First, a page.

Climate Change With Royalty Model Report

Climate Change With Royalty Model Report

Turkey promoted royalty contract after 2005. After Soma mine disaster, royalty contract in coal production took public attention. Royalty contract in electricity production in not well-known model.

New report, Climate Change With Royalty Model analyses background of royalty contract in electricity production. The report is prepared by Önder Algedik, energy and climate expert.

Findings of the report rises serious concerns about Turkish high carbon economy policies;

  • Turkey ratified UNFCCC in 2004. After that, Turkey launched coal exploration activities in 2005. Since than, 7,2 billion tons of new lignite reserve explored.
  • Royalty contract is an important tool in increasing coal production. Royalty model in electric production is another tool that increases coal consumption. As of today, Turkey has 9 coal power plant contract with royalty model.
  • Burning 887 million tons of reserve of these 9 power plants means 780 million tons of CO2 which is equal to 5 years of greenhouse gas emissions emitted by Ethiopia.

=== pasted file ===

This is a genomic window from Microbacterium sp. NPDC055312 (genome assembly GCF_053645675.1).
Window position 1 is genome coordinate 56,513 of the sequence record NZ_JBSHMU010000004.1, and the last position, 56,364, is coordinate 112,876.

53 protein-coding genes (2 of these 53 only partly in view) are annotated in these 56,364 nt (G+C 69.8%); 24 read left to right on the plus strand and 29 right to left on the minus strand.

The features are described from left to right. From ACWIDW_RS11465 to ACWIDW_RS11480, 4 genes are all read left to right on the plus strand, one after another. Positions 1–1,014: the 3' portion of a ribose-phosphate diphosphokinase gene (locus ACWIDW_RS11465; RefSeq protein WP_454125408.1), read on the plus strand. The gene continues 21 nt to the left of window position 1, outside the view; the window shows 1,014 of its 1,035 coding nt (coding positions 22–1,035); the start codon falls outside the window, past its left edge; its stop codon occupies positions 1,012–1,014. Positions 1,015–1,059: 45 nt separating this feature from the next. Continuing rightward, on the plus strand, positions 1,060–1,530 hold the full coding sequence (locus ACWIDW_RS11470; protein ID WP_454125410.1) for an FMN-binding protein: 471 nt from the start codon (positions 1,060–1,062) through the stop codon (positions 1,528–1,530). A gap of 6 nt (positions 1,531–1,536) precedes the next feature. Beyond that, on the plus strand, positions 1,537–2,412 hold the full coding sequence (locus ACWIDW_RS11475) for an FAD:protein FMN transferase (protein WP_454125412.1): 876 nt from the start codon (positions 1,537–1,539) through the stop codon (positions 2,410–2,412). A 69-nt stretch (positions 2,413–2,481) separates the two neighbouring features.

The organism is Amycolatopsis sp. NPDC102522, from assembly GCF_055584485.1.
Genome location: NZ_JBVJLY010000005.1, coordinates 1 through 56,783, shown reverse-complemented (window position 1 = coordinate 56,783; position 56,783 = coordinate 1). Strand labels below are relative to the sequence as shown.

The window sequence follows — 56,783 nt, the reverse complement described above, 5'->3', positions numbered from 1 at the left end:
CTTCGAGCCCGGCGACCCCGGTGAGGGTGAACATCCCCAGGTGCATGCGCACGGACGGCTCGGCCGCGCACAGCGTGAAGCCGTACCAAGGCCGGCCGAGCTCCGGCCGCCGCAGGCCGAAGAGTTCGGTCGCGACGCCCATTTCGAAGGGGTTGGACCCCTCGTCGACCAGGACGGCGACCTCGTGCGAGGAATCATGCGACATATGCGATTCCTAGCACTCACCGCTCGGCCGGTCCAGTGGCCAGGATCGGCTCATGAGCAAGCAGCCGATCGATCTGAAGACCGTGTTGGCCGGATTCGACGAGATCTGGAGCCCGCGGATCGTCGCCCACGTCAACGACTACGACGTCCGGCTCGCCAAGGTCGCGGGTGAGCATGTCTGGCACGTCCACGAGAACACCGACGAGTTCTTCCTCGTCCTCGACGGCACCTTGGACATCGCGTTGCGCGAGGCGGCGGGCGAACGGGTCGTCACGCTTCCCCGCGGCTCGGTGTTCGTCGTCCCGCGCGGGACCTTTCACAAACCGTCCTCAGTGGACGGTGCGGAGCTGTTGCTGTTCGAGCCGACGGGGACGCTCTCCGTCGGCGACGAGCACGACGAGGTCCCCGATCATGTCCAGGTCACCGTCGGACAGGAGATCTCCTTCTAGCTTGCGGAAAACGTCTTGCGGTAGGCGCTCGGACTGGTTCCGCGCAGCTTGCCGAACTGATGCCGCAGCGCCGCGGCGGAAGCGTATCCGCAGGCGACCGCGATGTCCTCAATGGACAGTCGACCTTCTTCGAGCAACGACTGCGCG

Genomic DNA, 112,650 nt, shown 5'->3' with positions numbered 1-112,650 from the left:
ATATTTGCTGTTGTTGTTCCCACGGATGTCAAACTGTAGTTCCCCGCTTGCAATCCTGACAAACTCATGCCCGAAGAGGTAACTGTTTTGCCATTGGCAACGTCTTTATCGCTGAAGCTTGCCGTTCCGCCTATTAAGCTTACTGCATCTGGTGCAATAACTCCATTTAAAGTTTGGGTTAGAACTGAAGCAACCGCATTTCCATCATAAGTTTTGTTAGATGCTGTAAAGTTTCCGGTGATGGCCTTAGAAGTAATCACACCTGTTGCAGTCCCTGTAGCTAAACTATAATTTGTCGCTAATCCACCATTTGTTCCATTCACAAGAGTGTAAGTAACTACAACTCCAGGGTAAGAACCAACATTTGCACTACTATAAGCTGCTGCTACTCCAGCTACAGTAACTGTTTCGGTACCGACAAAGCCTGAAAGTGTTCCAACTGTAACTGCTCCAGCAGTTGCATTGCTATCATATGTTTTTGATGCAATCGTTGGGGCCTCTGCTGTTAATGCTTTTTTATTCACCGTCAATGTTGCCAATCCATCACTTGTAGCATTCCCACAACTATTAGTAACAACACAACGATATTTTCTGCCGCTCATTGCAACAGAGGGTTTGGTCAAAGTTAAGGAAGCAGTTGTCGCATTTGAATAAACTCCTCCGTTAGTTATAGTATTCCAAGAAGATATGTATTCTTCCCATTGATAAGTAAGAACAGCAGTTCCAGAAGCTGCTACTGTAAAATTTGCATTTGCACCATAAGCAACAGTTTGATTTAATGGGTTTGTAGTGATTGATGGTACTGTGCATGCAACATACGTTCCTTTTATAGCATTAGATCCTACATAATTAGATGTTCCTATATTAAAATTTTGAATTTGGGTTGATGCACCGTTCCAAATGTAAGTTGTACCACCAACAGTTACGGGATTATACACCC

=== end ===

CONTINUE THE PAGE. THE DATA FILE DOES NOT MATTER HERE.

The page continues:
• Turkey privatized 4,6 GW of coal power plant recently. With royalty model, private sector reached 7,6 GW power plant installed capacity. Even this figure shows how Turkey is gaining private sector investment to the high carbon economy.
  • Although Turkey has been defending historical responsibilities, further affords has been developed in order to burn the coal in the soil. Combustion of recently found 7.2 billion tons of reserve would cause 8 billion tons of carbon dioxide that is equal to 50 times of annual emissions emitted by Ethiopia.

Author of the report; Önder Algedik summarizes that “ Financing Coal report described Turkey’s high carbon economy model and how Turkey is pushing coal in energy policies. Our recent report TGNA’s Role in Climate Change analyzed Turkish Parliament role in terms of legislation and parliamentary scrutiny. As Turkey signed Paris Agreement on April 22, This new report shows widening gap between scientific facts and policies as well as increasing role of private sector in coal power plant.”

For the report click here,

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